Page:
Thursday, February 21, 2013

February 21, 2013 – In Training

It continues to be a difficult for me to make timely entries on this blog, because of the ways my life has changed since Hurricane Sandy. Our home is intact, as is the church building, but our community is badly damaged. The whole focus of my ministry has changed, with a heavier emphasis on crisis intervention and pastoral care, as members of the congregation endure the frustration of insurance claims and FEMA grant applications.

The focus of the church’s mission has changed as well. We’ve recently been named a Volunteer Village by Presbyterian Disaster Assistance, housing groups of up to 36 volunteer recovery workers, one week at a time, in our Education Annex (which is across the driveway from the Manse).

I wish entries could be more frequent. It’s not for lack of things to write about. It’s simply about finding the time to sit down at the keyboard and do it.

I hope regular readers will bear with me. Things will get better eventually.

I’d like to reflect today on what cancer has taught me about dealing with a disaster. The two may seem at first to be unrelated — an extended period of cancer treatment, and a natural disaster bringing damage from winds and flooding — but in fact there are a great deal of similarities.

In both cases, there was a period of preparation. It was several months from the day Dr. Cheli handed me a medical test order with the words “Suspect lymphoma” written on it to the actual day when Dr. Lerner confirmed the G.P.’s suspicion was true. Sandy also came on kind of slow: there were several long days of anxiously monitoring the Weather Channel and wondering whether the storm track would intersect with our little piece of the Jersey Shore.

When each of those disasters struck, I was left reeling. The slowly-building sense of dread climaxed in a scenario that, if not exactly worst-case, was pretty far along that spectrum

After my diagnosis, my preeminent role in life became that of cancer patient. I threw myself into research, finding out as much about lymphoma as I could. The single most important items on my calendar became doctors’ appointments, blood tests, biopsies and medical scans.

After Sandy, my ministry became that of “disaster pastor,” focusing on needs more urgent and primal than the typical woes of middle-class suburbanites. At the church, our focus shifted to basic human needs like feeding people and providing temporary shelter. (We’d typically addressed those in the past by soliciting financial contributions for mission agencies; now, the needs were at our doorstep and our response person-to-person.) We handed out clean-up kits. I learned what brand of mold-remediation chemical to recommend. I became familiar with the intricacies of how to register for FEMA emergency aid, so I could urge our people not to miss the deadlines. When the local stores sold out of cardboard moving boxes and plastic storage bins — for people vacating flood-damaged homes to pack up their possessions), we became a distribution center for such items driven in by friends from elsewhere.


I never imagined my ministry would ever focus on problems like where to find plastic storage bins. Yet, when that appeared to be the work Christ was calling me to do, I did it.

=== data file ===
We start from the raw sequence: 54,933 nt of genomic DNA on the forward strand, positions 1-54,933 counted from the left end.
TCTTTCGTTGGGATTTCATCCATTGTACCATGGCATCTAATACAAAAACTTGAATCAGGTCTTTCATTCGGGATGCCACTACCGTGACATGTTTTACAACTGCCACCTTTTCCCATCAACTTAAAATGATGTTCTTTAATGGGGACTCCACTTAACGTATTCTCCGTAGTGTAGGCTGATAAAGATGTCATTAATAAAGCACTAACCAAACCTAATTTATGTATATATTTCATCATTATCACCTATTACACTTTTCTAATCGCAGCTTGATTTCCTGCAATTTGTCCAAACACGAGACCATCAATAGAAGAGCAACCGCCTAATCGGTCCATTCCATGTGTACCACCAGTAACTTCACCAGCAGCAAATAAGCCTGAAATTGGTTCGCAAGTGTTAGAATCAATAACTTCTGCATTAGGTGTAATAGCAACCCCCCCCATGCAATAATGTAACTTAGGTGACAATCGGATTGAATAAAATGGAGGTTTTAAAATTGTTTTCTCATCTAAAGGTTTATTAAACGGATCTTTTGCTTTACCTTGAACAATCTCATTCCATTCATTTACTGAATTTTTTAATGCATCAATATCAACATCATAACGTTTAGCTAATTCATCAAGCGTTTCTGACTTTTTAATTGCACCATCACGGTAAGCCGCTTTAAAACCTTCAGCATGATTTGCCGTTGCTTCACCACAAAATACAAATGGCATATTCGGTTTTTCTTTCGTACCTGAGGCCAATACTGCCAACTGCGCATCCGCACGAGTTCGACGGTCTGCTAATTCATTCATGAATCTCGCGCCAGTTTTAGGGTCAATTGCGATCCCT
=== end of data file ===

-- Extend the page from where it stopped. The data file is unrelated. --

In odd way, one I could never have predicted, my experience as a cancer survivor prepared me to become a hurricane survivor.

The disaster itself was over in a comparatively short time. In the case of my cancer diagnosis, it was a single afternoon in the doctor’s office, learning of my diagnosis. In the case of Sandy, it was the 24-hour period of high winds and torrential rain.

An intense period of confusion and numbing dread followed. In those days after my diagnosis, I grappled with the possibility that I could die soon. In the 5 or 6 days after Sandy, we were surrounded by a different kind of darkness, waiting for the power to come back on.

In the days after diagnosis, I felt very much alone, imagining nobody knew the troubles I was seeing — at least those relating to my role as pastor. In the days after Sandy, we were cut off from most forms of communication, except what sporadic text messages and internet access I could engineer on my iPhone.

Ever since Sandy, there has been far more important work to do than I could possibly accomplish. I’ve ruthlessly practiced to-do list triage, letting some urgent but less-important items go for a while — some of them for good..

Again, I went through something similar as I pursued cancer treatment in the winter and spring of 2006. Recovery became Job One. Every other task receded to a lower tier of priority.

Both experiences gave me a keener nose for trivia, giving me permission to jettison mere busy-work with few feelings of regret.

Resting up in those days between chemo treatments, I never imagined I was in training for a very different challenge. But I was.

The Lord works in mysterious ways. Turns out, cancer treatment bestowed some hard-to-discern spiritual gifts that prepared me for an extended period of hurricane recovery.

Who would’ve thought it?

2 comments:

Eileen Vizcaino said...

Your willingness to share is a gift to all of us who face one form of darkness or another. Thank you so very much.

Anonymous said...

Having had a "charmed" life, in that I have never had to face reeally serious situations (as you know), the Sandy disaster has given me much more true understanding for people I know who have experienced premature deaths, forced relocations, and other major life-changing forces.
The only other thing I would like to say is that I am glad you have an opportunity to use your vast administrative abilities and that perhaps that has come at a good time, being a lemonade out of lemons, so to speak (badly, I might add.) (From your aunt who doesn't want to add a url.)